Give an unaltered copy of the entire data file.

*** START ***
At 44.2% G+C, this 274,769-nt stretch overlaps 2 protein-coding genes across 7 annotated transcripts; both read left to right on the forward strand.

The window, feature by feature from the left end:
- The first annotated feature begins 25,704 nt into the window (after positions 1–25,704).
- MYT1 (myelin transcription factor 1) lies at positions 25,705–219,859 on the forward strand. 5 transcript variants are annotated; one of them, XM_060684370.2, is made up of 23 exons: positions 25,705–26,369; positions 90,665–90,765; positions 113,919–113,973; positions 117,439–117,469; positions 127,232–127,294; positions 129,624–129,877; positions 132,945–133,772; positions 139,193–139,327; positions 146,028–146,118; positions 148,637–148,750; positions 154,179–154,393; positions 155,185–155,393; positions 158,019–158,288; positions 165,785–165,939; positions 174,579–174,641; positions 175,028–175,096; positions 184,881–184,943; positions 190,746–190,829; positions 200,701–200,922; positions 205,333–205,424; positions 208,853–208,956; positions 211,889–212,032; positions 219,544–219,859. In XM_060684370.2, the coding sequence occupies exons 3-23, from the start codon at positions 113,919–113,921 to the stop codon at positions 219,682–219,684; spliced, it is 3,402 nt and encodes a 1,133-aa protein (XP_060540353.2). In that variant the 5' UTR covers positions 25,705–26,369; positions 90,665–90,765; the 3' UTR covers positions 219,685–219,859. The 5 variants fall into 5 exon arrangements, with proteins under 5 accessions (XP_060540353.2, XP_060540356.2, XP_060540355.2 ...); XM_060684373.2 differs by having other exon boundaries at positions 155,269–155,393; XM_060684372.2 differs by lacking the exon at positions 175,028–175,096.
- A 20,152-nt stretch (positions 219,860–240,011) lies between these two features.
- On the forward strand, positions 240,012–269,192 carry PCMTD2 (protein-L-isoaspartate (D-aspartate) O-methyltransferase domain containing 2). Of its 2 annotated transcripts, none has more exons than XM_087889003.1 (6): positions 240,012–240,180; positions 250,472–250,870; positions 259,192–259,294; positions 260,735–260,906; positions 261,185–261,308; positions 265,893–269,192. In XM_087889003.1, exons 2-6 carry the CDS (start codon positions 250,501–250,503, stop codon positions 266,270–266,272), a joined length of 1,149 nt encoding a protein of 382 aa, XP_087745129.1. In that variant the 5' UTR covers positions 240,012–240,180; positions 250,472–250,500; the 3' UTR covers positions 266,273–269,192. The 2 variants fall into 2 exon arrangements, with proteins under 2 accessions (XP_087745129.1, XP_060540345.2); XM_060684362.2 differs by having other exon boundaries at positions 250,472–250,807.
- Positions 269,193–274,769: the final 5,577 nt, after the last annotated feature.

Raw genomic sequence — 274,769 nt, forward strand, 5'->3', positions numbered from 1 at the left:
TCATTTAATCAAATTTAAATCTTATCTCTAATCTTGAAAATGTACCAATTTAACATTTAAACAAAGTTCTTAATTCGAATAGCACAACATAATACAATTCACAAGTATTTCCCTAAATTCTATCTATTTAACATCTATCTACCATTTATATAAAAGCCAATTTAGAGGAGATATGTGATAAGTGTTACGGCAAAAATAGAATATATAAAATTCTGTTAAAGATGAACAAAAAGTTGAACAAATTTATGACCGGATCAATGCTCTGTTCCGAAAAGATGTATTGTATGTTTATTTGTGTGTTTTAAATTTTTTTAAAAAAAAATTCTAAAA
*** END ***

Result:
At 44.2% G+C, this 274,769-nt stretch overlaps 2 protein-coding genes across 7 annotated transcripts; both read left to right on the forward strand.

The window, feature by feature from the left end:
- The first annotated feature begins 25,704 nt into the window (after positions 1–25,704).
- MYT1 (myelin transcription factor 1) lies at positions 25,705–219,859 on the forward strand. 5 transcript variants are annotated; one of them, XM_060684370.2, is made up of 23 exons: positions 25,705–26,369; positions 90,665–90,765; positions 113,919–113,973; positions 117,439–117,469; positions 127,232–127,294; positions 129,624–129,877; positions 132,945–133,772; positions 139,193–139,327; positions 146,028–146,118; positions 148,637–148,750; positions 154,179–154,393; positions 155,185–155,393; positions 158,019–158,288; positions 165,785–165,939; positions 174,579–174,641; positions 175,028–175,096; positions 184,881–184,943; positions 190,746–190,829; positions 200,701–200,922; positions 205,333–205,424; positions 208,853–208,956; positions 211,889–212,032; positions 219,544–219,859. In XM_060684370.2, the coding sequence occupies exons 3-23, from the start codon at positions 113,919–113,921 to the stop codon at positions 219,682–219,684; spliced, it is 3,402 nt and encodes a 1,133-aa protein (XP_060540353.2). In that variant the 5' UTR covers positions 25,705–26,369; positions 90,665–90,765; the 3' UTR covers positions 219,685–219,859. The 5 variants fall into 5 exon arrangements, with proteins under 5 accessions (XP_060540353.2, XP_060540356.2, XP_060540355.2 ...); XM_060684373.2 differs by having other exon boundaries at positions 155,269–155,393; XM_060684372.2 differs by lacking the exon at positions 175,028–175,096.
- A 20,152-nt stretch (positions 219,860–240,011) lies between these two features.
- On the forward strand, positions 240,012–269,192 carry PCMTD2 (protein-L-isoaspartate (D-aspartate) O-methyltransferase domain containing 2). Of its 2 annotated transcripts, none has more exons than XM_087889003.1 (6): positions 240,012–240,180; positions 250,472–250,870; positions 259,192–259,294; positions 260,735–260,906; positions 261,185–261,308; positions 265,893–269,192. In XM_087889003.1, exons 2-6 carry the CDS (start codon positions 250,501–250,503, stop codon positions 266,270–266,272), a joined length of 1,149 nt encoding a protein of 382 aa, XP_087745129.1. In that variant the 5' UTR covers positions 240,012–240,180; positions 250,472–250,500; the 3' UTR covers positions 266,273–269,192. The 2 variants fall into 2 exon arrangements, with proteins under 2 accessions (XP_087745129.1, XP_060540345.2); XM_060684362.2 differs by having other exon boundaries at positions 250,472–250,807.
- Positions 269,193–274,769: the final 5,577 nt, after the last annotated feature.

Raw genomic sequence — 274,769 nt, forward strand, 5'->3', positions numbered from 1 at the left:
TCATTTAATCAAATTTAAATCTTATCTCTAATCTTGAAAATGTACCAATTTAACATTTAAACAAAGTTCTTAATTCGAATAGCACAACATAATACAATTCACAAGTATTTCCCTAAATTCTATCTATTTAACATCTATCTACCATTTATATAAAAGCCAATTTAGAGGAGATATGTGATAAGTGTTACGGCAAAAATAGAATATATAAAATTCTGTTAAAGATGAACAAAAAGTTGAACAAATTTATGACCGGATCAATGCTCTGTTCCGAAAAGATGTATTGTATGTTTATTTGTGTGTTTTAAATTTTTTTAAAAAAAAATTCTAAAA